The increase in harvesting and jobs has also produced a larger seasonal swing, Warren said. Alaska’s seafood harvesting has one of the strongest seasonal patterns in the nation, with a difference of about 25,000 jobs between the highest and lowest months. Winter employment shrank or remained stable in 2013, while peak summer employment reached a record of 25,859 jobs in July. In June alone, there were 2,500 more harvesters than for the same month in 2012.
Salmon harvesting jobs were the main source of growth in harvesting employment between 2012 and 2013, with a gain of 452 jobs, or 10 percent.
This growth came from a small increase in reported crew sizes by permit holders, as well as more fishing, Warren noted.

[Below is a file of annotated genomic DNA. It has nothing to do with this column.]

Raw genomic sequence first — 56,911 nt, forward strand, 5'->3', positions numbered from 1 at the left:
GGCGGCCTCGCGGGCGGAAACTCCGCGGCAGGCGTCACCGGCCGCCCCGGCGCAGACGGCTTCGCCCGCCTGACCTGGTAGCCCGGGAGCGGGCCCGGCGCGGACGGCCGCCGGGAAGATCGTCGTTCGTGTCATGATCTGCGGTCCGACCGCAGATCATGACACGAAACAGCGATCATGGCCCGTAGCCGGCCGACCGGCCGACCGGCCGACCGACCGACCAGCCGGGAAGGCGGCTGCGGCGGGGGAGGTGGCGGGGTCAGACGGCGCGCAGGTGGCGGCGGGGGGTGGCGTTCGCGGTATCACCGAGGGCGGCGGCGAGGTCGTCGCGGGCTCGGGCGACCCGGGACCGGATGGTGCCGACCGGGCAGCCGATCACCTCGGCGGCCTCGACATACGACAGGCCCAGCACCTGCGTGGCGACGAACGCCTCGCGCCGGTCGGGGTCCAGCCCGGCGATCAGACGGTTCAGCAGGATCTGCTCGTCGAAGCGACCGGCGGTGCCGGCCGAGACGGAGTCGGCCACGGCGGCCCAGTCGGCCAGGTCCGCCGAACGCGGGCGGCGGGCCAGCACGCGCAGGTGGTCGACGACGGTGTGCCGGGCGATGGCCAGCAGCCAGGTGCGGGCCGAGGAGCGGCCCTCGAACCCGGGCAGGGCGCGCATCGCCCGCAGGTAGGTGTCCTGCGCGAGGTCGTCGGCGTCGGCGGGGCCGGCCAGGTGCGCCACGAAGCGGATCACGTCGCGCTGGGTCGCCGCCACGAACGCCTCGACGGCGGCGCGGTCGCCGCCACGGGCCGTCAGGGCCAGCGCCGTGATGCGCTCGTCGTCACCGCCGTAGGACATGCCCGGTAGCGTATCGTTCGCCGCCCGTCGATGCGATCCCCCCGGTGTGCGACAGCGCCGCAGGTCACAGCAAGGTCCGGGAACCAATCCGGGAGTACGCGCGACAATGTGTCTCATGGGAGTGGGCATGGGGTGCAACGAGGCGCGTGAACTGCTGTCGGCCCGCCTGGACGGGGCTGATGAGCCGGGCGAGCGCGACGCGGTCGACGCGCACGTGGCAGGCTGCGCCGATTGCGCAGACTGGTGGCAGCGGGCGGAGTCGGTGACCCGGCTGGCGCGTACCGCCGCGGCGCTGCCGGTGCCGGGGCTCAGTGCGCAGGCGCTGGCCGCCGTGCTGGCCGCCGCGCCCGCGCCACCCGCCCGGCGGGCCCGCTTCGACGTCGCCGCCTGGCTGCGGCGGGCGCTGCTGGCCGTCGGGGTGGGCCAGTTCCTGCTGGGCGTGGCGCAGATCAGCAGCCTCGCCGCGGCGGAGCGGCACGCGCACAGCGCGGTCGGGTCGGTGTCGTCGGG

Job numbers in the groundfish fisheries had a much lower profile than other fisheries data, such as catch volume and value.
Groundfish make up the largest share in terms of volume and salmon in value among all fisheries, with nearly $680 million worth brought to the docks in 2013.
Salmon harvests made up just 17.5 percent of total seafood volume, and 36.5 percent of total commercial fisheries value. Three billion pounds of walleye pollock, over half the overall volume of seafood landed in 2013, were 25 percent of total Alaska landings value.
Variations in methods, regulation, and markets dictate the effort and employment necessary for each fishery. Limits on size, equipment type, and the number of days allowed for salmon fishing mean more job opportunities and crew are needed. Larger ships fishing for pollock in the Bering Sea need fewer crew and fetch higher catch prices.